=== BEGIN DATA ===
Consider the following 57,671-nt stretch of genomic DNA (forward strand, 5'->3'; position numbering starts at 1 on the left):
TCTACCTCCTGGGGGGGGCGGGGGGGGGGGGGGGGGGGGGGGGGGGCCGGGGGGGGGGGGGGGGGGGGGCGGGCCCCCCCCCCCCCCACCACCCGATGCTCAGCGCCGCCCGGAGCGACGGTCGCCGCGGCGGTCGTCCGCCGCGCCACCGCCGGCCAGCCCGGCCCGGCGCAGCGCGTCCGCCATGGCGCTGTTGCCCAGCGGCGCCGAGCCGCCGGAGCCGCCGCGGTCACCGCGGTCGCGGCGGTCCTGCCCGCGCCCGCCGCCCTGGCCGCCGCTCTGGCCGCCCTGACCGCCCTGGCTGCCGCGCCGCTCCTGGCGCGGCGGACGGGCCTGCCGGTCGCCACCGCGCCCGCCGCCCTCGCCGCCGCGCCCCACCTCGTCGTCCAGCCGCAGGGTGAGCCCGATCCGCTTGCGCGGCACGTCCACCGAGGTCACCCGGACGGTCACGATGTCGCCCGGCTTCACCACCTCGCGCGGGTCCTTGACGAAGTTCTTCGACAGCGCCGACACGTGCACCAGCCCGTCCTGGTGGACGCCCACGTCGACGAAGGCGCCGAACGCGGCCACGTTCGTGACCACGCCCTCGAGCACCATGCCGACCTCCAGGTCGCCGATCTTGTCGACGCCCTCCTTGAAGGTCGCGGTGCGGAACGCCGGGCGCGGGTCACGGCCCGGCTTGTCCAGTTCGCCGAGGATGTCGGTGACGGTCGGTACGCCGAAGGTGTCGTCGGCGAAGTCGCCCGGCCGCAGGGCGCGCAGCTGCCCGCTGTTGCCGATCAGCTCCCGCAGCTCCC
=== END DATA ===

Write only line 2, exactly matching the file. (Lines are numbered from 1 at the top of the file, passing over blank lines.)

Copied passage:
TCTACCTCCTGGGGGGGGCGGGGGGGGGGGGGGGGGGGGGGGGGGGCCGGGGGGGGGGGGGGGGGGGGGCGGGCCCCCCCCCCCCCCACCACCCGATGCTCAGCGCCGCCCGGAGCGACGGTCGCCGCGGCGGTCGTCCGCCGCGCCACCGCCGGCCAGCCCGGCCCGGCGCAGCGCGTCCGCCATGGCGCTGTTGCCCAGCGGCGCCGAGCCGCCGGAGCCGCCGCGGTCACCGCGGTCGCGGCGGTCCTGCCCGCGCCCGCCGCCCTGGCCGCCGCTCTGGCCGCCCTGACCGCCCTGGCTGCCGCGCCGCTCCTGGCGCGGCGGACGGGCCTGCCGGTCGCCACCGCGCCCGCCGCCCTCGCCGCCGCGCCCCACCTCGTCGTCCAGCCGCAGGGTGAGCCCGATCCGCTTGCGCGGCACGTCCACCGAGGTCACCCGGACGGTCACGATGTCGCCCGGCTTCACCACCTCGCGCGGGTCCTTGACGAAGTTCTTCGACAGCGCCGACACGTGCACCAGCCCGTCCTGGTGGACGCCCACGTCGACGAAGGCGCCGAACGCGGCCACGTTCGTGACCACGCCCTCGAGCACCATGCCGACCTCCAGGTCGCCGATCTTGTCGACGCCCTCCTTGAAGGTCGCGGTGCGGAACGCCGGGCGCGGGTCACGGCCCGGCTTGTCCAGTTCGCCGAGGATGTCGGTGACGGTCGGTACGCCGAAGGTGTCGTCGGCGAAGTCGCCCGGCCGCAGGGCGCGCAGCTGCCCGCTGTTGCCGATCAGCTCCCGCAGCTCCC